Office of Strategic Communications

Style Rules for Numbers


General

1.  Spell out numbers lower than 10 in non-scientific text.

2.  Treat numbers in the same sentence alike: if there's a two-figure number in the sentence, make all the numbers figures, as long as the figures all relate to the same items.

Example:

  • The students collected 14 books for the sale, 3 of which were first editions.
  • Having four meetings made it possible for the 15 committee members to collect 160 used books.

3.  Use either a figure or a word, not both. Five rooms, not five (5) rooms. Delete the parentheses and the 5.

4.  Use the up-to-10-spelled-out/higher-than-10-numeral rule for ordinal numbers (first, second, 12th, 23rd, etc.). This applies to numbered street names as well: Fifth Avenue, 23rd Street.

Addresses

  • In street addresses, building numbers are usually written in arabic numerals: 5801 Ellis Avenue.
  • When a building's name is also its address, the number is spelled out: One Park Place.


Credits, Units

  • Always use numerals: 3 credits; 18 credits in history; a 3-credit course; 4 units of English; 1 unit of geometry; 2 units of a foreign language. Also, use numerals when referring to credit hours. (Note use of "in" with credits and "of" with units.)


Decades

  • No apostrophe: 1920s; 1980s; mid-1970s.
  • Spell out thirties; forties; fifties; sixties; etc.


Fractions

  • Fractions generally are too cumbersome to spell out and should be expressed in numerals, but judge each case on its own.

Examples:

The obstacle was a 3 1/2-foot fence.

They had finished about one-third of the course.


Graduation Years

  • Use an apostrophe (or right-side single quote) preceding the two-digit class year; no comma after the name; no comma before degree designation.

Examples:

Attending the Homecoming reunion were Elise Adams '64 and John Andrews ' 88, '90.

Harold Jones '74 BSEE was the first NCE graduate to win the award.


More Than/Over

  • When referring to something that can be counted, use more than rather than over.

Examples:

More than fifty people attended (not Over fifty people attended).

But: Jason is over six feet tall.


Multiple-Digit Numbers

  • Use a comma for four-digit and larger numbers (except dates): 3,500; 60,000.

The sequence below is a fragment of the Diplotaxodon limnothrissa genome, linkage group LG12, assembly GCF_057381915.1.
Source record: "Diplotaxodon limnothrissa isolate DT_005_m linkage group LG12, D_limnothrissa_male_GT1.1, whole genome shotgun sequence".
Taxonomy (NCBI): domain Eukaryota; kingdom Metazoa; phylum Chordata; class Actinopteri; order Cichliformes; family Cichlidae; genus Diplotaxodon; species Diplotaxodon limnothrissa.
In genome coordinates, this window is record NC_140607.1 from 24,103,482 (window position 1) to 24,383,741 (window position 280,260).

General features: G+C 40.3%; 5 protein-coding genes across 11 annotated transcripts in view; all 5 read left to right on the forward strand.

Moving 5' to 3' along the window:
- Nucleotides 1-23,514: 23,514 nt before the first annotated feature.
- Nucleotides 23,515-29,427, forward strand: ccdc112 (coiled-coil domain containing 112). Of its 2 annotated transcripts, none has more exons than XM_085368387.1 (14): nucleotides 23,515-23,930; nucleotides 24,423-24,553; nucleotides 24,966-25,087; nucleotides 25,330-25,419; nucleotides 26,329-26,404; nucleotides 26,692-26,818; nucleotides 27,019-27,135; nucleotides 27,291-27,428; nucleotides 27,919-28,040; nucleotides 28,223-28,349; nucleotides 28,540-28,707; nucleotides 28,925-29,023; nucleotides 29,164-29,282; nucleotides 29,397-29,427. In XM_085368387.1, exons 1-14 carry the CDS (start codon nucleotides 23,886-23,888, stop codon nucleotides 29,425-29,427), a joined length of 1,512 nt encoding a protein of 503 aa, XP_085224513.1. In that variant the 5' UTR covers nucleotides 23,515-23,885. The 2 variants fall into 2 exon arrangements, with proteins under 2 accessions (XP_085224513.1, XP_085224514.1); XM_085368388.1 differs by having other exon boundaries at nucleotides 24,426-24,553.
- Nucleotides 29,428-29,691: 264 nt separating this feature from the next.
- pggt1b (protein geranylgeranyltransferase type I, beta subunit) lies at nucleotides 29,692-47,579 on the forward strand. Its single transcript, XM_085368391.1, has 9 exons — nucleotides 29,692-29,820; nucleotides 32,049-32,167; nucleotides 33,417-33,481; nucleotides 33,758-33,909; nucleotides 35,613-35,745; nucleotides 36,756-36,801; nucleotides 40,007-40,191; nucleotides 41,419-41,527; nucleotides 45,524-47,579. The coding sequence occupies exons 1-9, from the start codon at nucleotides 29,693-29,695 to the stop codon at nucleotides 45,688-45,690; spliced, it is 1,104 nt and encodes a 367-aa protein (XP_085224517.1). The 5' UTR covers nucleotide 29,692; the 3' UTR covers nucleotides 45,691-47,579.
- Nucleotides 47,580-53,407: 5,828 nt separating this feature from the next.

• For very large numbers, use figure and word: 1.2 million, $90 million.


Numbers at the Beginning of a Sentence

  • Always spell out numbers at the beginning of a sentence.
  • Rearrange the sentence if spelling out the number makes it cumbersome.
  • Avoid putting numbers next to numbers -- separate the numbers with words if possible.


Parts of Books

  • Use numerals when you are referring to parts of a book.

Example:

Chapter 4; Table 2.5; page 4


Percent

  • Always use numerals.
  • Spell out percent in text: 5 percent; 9.2 percent.
  • Use the % symbol in charts, graphs, and scientific and mathematical material.


Quantities as Numerals with Abbreviations

  • If a quantity is used with an abbreviation, the quantity always should be expressed in numerals.
  • If a symbol is used with the quantity, use a numeral.
  • For two or more in quantity, the symbol should be repeated.

Example:

3" x 5"; 30' x 50'; 80 km; 2 tsp.


Round Numbers

  • Approximate figures in hundreds, thousands, or millions should be spelled out.
  • Very large figures should be written as numerals, whether they are approximated or not.

Examples:

The company distributed more than one million books.

The nation's population neared 2.3 billion.


Times of Day

  • Use the figure and a.m. or p.m. in both text and schedule listings.
  • Because time designations are not always on the hour, for consistency, use :00 with times that are on the hour.
  • Note that a.m. and p.m. are not capitalized.
  • When possible, drop p.m. or a.m. rather than repeat it.
  • To avoid confusion, use noon and midnight rather than 12:00 p.m. (noon) and 12:00 a.m. (midnight).

Examples:

Classes scheduled for 5:00 p.m. and later have been canceled for today.

The meeting will be held from 4:30 to 6:00 p.m.

I thought he said to meet him at midnight, but he meant that I should meet him at noon.